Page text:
Jesus said to her, “Woman, believe Me, the hour is coming when you will neither on this mountain nor in Jerusalem, worship the Father. You worship what you do not know; we know what we worship, for salvation is of the Jews. But the hour is coming and now is, when the true worshipers will worship the Father in spirit and in truth; for the Father is seeking such to worship Him. God is Spirit, and those who worship Him must worship in spirit and truth.”
John 4:21-24

Notice how Jesus talks about living water as a symbol of the life-giving properties of God’s Spirit in this context: “Whoever drinks of this [physical] water will thirst again, but whoever drinks of the water that I shall give him will never thirst. But the water that I shall give him will become in him a fountain of water springing up into everlasting life” (John 4:14).

Despite what many dispensationalists say, we are not going back to Temple worship in some future millennium; indeed it would be blasphemy to do so. For that matter, how, logistically, could hundreds of millions, let alone billions, of people all go up to the Temple to celebrate the Feast of Tabernacles/Ingathering? There are not nearly enough airlines in the world to physically get everyone to Jerusalem, let alone room for them when they arrived. Such thinking is foolishness! The ultimate sacrifice has been given by Jesus (cf. Heb. 10:11-18). God wants us to worship him in Spirit and in truth, not go back to the elemental things of the old covenant. The Jerusalem that people need to come to today for living water is the New Jerusalem; they need to become part of the bride (now wife)!
There is a crucial principle of hermeneutics here: the NT needs to be factored into one’s interpretation of the OT; often the interpretation that the NT gives is a spiritual one not a literal physical one. So-called literalists often neglect this principle.


As for Zechariah’s images of the Mount of Olives being split in two to make a large valley (vv. 4-5) and Jerusalem being raised in elevation (v. 10), these are yet more examples of the symbolism found in prophetic language. DeMar writes the following along these lines:

In Micah 1:3 we are told that God “is coming forth from His place” to “come down and tread on the high places of the earth.” How is this descriptive language different from the Lord standing on the Mount of Olives with the result that it will split? Micah says “the mountains will melt under Him, and the valleys will be split, like wax before the fire, like water poured down on a steep place” (1:4) . . . [Similarly] Isaiah 40:4 is descriptive of earth-moving events that did not literally take place.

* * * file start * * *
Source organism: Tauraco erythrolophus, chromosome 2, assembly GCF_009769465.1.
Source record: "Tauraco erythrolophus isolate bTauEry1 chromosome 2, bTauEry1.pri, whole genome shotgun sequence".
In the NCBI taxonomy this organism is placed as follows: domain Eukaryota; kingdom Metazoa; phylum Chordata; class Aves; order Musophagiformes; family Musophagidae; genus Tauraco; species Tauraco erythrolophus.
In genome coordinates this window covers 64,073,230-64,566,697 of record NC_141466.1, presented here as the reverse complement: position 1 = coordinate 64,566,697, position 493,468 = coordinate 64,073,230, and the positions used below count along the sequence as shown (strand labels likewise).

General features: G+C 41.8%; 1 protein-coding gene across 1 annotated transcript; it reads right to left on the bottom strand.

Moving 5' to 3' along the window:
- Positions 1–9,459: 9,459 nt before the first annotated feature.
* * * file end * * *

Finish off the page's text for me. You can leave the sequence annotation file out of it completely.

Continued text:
Clear the way of the Lord in the wilderness; make smooth in the desert a highway for our God. Let every valley be lifted up, and every mountain and hill be made low; and let the rough ground become a plain, and the rugged terrain a broad valley. 4

In Revelation, when John is shown the New Jerusalem bride she comes down out of heaven to an elevated place, to a high mountain (Rev. 21:9-10; cf. Zech. 14:10). Jerusalem being in a high place speaks of both her prominence and her closeness to God (he actually dwells in the midst of his bride today, Rev. 21:1-3; cf. 2 Cor. 6:16). Her elevation is no more literal than the whole world becoming a mountain at the AD 70 full establishment of God’s kingdom in Daniel 2:35, Daniel 2:44.

Daniel and Revelation both use symbolic changes in geography to portray this time of the full establishment of God’s kingdom on earth. When the New Jerusalem comes down out of heaven, the sea ceases to exist (Rev. 21:1-2). If literal, this would be catastrophic, as we get most of our rain from the oceans. Without the sea this planet would quickly become a desert wasteland. What Revelation is portraying is that at AD 70 the whole world became the Land (i.e., the Holy Land) as the sea (the domain of the serpent, cf. Is. 27:1; 51:9-10; and abode of the Gentiles, Is. 60:5) ceased to exist at that time.5 This is the symbolic language of apocalyptic Scripture. Just as the mountains did not literally melt nor the valleys literally split at the coming of God against the northern kingdom of Israel in the eighth century BC (Mic. 1:1-6), neither did the Mount of Olives literally split in two at God’s coming on the ultimate day of the Lord at AD 70 (Zech. 14:4-5).

As to what the splitting of the Mount of Olives symbolizes, I believe the seventeenth-century Puritan Matthew Henry was on the right track:

These verses are dark and hard to be understood; but divers good expositors take this to be the meaning of them: God will carefully inspect Jerusalem, even then when the enemies of it are laying it waste: His feet shall stand in that day upon the mount of Olives, whence he may take a full view of the city and temple, Mk. 13:3 . . . The partition-wall between Jews and Gentiles shall be taken away. The mountains about Jerusalem, and particularly this [the Mount of Olives], signified it to be an enclosure, and that it stood in the way of those who would approach to it. Between the Gentiles and Jerusalem this mountain of Bether, of division, stood, Cant. 2:17. But by the destruction of Jerusalem this mountain shall be made to cleave in the midst, and so the Jewish pale shall be taken down, and the church laid in common with the Gentiles, who were made one with the Jews by the breaking down of this middle wall of partition, Eph. 2:14. Who art thou, O great mountain? . . . A new and living way shall be opened to the new Jerusalem, both to see it and to come into it. The mountain being divided, one-half towards the north and the other half towards the south, there shall be a very great valley, that is, a broad way of communication opened between Jerusalem and the Gentile world, by which the Gentiles shall have free admission into the gospel-Jerusalem, and the word of the Lord, that goes forth from Jerusalem, shall have a free course into the Gentile world. Thus the way of the Lord is prepared, for every mountain and hill shall be brought low, and plain and pleasant valleys shall come in the room of them, Isa. 40:4. 6